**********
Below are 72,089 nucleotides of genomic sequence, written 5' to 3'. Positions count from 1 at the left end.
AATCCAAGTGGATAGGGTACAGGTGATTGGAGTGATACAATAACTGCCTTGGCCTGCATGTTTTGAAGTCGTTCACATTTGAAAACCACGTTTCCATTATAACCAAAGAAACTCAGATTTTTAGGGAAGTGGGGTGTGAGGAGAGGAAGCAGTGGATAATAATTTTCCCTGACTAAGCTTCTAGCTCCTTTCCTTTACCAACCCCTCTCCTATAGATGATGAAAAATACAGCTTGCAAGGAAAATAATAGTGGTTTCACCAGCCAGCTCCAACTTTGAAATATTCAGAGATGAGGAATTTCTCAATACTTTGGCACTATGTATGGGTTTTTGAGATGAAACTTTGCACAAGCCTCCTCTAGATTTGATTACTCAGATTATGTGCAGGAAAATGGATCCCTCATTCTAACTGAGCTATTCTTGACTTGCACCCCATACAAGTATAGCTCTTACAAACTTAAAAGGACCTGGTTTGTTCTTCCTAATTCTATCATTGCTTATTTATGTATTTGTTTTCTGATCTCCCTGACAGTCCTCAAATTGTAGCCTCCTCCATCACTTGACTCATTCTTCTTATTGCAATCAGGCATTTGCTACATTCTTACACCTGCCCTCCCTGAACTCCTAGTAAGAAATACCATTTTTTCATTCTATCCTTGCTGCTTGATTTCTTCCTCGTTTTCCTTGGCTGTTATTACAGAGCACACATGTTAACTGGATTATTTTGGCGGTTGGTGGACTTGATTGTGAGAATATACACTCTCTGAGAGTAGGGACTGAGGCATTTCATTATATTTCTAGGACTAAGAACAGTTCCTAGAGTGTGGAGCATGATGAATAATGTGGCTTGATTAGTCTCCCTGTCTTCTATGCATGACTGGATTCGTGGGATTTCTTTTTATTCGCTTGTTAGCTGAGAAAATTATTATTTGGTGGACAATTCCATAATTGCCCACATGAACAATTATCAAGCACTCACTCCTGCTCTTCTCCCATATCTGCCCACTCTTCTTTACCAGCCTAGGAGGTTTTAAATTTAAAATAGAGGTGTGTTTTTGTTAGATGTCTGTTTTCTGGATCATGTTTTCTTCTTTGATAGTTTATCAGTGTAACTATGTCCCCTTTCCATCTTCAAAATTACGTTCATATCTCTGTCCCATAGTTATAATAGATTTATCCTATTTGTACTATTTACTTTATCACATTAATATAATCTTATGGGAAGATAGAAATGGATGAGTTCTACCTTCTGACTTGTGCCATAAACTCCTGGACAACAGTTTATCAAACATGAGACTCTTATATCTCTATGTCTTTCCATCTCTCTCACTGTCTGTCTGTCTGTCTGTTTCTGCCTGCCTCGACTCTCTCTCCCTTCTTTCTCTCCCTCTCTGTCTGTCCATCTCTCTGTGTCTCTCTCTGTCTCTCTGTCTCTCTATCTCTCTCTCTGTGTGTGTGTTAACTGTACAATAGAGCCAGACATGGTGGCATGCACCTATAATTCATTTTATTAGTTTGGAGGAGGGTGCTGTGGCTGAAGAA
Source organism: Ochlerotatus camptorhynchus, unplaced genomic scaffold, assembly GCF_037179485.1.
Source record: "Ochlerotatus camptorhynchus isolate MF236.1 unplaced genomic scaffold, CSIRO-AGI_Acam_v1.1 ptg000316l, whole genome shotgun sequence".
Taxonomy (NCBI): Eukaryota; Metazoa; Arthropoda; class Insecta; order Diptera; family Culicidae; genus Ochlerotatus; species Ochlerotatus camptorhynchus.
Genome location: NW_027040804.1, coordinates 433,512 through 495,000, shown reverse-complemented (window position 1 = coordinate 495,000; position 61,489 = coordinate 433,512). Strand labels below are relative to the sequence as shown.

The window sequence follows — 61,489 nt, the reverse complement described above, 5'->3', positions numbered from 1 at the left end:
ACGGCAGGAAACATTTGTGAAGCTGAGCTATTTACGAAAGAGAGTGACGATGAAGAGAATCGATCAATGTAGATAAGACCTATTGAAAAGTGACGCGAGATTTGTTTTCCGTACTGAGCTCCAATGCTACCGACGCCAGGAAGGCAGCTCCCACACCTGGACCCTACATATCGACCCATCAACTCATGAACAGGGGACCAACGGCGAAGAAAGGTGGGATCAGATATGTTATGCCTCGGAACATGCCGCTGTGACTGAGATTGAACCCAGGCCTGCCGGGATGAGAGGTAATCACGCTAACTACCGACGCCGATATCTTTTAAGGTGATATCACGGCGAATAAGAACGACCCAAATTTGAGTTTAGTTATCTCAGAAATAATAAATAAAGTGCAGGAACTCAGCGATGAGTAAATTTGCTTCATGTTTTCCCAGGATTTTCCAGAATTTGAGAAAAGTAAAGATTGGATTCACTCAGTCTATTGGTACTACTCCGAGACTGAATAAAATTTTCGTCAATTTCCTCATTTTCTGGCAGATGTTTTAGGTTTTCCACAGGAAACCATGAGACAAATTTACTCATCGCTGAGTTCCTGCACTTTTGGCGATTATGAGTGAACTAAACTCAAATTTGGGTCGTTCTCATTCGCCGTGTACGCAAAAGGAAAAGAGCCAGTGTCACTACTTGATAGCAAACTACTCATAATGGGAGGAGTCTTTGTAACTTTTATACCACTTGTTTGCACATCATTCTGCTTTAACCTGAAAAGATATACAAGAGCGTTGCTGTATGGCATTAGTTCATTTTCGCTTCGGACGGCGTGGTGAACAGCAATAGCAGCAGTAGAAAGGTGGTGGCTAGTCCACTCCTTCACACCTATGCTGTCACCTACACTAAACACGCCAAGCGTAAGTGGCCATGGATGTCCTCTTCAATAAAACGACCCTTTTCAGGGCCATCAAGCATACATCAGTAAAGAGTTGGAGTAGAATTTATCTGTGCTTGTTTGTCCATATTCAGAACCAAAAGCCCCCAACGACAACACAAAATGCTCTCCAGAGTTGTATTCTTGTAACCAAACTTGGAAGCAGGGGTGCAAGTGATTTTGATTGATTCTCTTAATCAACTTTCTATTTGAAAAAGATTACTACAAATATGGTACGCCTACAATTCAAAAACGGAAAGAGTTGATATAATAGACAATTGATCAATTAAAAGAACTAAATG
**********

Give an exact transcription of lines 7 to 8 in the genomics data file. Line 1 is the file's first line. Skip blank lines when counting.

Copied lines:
The window sequence follows — 61,489 nt, the reverse complement described above, 5'->3', positions numbered from 1 at the left end:
ACGGCAGGAAACATTTGTGAAGCTGAGCTATTTACGAAAGAGAGTGACGATGAAGAGAATCGATCAATGTAGATAAGACCTATTGAAAAGTGACGCGAGATTTGTTTTCCGTACTGAGCTCCAATGCTACCGACGCCAGGAAGGCAGCTCCCACACCTGGACCCTACATATCGACCCATCAACTCATGAACAGGGGACCAACGGCGAAGAAAGGTGGGATCAGATATGTTATGCCTCGGAACATGCCGCTGTGACTGAGATTGAACCCAGGCCTGCCGGGATGAGAGGTAATCACGCTAACTACCGACGCCGATATCTTTTAAGGTGATATCACGGCGAATAAGAACGACCCAAATTTGAGTTTAGTTATCTCAGAAATAATAAATAAAGTGCAGGAACTCAGCGATGAGTAAATTTGCTTCATGTTTTCCCAGGATTTTCCAGAATTTGAGAAAAGTAAAGATTGGATTCACTCAGTCTATTGGTACTACTCCGAGACTGAATAAAATTTTCGTCAATTTCCTCATTTTCTGGCAGATGTTTTAGGTTTTCCACAGGAAACCATGAGACAAATTTACTCATCGCTGAGTTCCTGCACTTTTGGCGATTATGAGTGAACTAAACTCAAATTTGGGTCGTTCTCATTCGCCGTGTACGCAAAAGGAAAAGAGCCAGTGTCACTACTTGATAGCAAACTACTCATAATGGGAGGAGTCTTTGTAACTTTTATACCACTTGTTTGCACATCATTCTGCTTTAACCTGAAAAGATATACAAGAGCGTTGCTGTATGGCATTAGTTCATTTTCGCTTCGGACGGCGTGGTGAACAGCAATAGCAGCAGTAGAAAGGTGGTGGCTAGTCCACTCCTTCACACCTATGCTGTCACCTACACTAAACACGCCAAGCGTAAGTGGCCATGGATGTCCTCTTCAATAAAACGACCCTTTTCAGGGCCATCAAGCATACATCAGTAAAGAGTTGGAGTAGAATTTATCTGTGCTTGTTTGTCCATATTCAGAACCAAAAGCCCCCAACGACAACACAAAATGCTCTCCAGAGTTGTATTCTTGTAACCAAACTTGGAAGCAGGGGTGCAAGTGATTTTGATTGATTCTCTTAATCAACTTTCTATTTGAAAAAGATTACTACAAATATGGTACGCCTACAATTCAAAAACGGAAAGAGTTGATATAATAGACAATTGATCAATTAAAAGAACTAAATG